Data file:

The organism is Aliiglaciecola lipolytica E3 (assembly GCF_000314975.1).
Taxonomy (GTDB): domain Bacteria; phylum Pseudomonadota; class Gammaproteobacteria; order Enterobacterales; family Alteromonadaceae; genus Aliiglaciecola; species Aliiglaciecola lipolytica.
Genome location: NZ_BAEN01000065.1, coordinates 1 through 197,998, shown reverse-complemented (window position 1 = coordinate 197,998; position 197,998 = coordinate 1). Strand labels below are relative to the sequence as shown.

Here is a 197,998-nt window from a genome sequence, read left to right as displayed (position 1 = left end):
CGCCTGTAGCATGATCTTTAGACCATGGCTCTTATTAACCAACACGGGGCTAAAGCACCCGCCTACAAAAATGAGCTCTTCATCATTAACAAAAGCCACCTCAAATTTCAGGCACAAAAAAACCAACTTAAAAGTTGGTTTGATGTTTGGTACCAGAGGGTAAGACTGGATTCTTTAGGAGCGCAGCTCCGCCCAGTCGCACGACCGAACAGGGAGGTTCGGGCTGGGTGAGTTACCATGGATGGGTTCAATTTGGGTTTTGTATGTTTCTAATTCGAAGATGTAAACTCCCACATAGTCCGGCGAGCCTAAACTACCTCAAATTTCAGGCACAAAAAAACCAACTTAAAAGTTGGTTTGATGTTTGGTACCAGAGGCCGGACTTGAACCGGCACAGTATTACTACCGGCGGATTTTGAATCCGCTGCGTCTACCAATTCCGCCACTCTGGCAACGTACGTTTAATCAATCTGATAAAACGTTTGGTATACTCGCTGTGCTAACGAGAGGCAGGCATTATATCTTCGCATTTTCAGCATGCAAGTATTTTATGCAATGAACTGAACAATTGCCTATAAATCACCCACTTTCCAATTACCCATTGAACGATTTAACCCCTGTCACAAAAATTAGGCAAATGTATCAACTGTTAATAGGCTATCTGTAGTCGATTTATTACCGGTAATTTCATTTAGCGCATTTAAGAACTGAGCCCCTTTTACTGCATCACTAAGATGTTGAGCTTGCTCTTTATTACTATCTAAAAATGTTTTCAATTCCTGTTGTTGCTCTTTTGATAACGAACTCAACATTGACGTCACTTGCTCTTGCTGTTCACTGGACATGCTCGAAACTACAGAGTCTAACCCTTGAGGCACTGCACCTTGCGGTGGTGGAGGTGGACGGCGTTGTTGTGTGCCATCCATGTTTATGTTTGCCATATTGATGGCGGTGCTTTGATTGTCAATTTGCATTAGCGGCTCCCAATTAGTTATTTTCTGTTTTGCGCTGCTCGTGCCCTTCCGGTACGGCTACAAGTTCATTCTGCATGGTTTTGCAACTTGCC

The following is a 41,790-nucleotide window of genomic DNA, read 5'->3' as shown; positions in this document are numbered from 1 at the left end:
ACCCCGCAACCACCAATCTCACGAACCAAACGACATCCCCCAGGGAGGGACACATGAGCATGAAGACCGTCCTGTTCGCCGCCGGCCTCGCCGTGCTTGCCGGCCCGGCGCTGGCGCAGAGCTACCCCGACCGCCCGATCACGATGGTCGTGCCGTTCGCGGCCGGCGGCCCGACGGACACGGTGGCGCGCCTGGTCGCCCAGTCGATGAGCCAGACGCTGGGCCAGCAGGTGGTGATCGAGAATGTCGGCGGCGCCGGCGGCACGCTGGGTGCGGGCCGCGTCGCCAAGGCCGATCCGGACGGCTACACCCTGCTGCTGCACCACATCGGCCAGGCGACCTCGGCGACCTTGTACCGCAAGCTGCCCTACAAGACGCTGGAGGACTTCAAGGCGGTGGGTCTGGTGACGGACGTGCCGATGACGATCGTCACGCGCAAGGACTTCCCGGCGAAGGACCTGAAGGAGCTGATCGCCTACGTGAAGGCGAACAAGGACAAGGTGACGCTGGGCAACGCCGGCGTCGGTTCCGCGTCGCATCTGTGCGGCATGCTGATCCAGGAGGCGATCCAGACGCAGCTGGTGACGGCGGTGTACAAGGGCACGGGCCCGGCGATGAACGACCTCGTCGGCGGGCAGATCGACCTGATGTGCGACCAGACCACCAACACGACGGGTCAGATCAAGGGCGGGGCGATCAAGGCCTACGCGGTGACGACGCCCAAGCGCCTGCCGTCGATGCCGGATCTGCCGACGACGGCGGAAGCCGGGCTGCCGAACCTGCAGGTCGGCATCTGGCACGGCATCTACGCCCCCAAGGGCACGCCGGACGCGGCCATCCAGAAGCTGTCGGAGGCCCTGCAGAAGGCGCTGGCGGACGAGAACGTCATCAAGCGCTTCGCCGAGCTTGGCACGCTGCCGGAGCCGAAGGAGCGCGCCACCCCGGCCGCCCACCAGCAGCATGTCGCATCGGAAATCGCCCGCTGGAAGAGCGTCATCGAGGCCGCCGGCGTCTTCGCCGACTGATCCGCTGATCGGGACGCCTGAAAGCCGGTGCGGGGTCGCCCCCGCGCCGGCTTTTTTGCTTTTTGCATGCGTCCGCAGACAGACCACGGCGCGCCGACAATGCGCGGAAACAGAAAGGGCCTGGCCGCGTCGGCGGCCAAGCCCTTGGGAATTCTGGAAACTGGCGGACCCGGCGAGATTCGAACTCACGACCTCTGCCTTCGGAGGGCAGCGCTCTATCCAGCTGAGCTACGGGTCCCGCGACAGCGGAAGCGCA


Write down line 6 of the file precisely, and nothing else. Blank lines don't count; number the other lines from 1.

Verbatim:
The following is a 41,790-nucleotide window of genomic DNA, read 5'->3' as shown; positions in this document are numbered from 1 at the left end: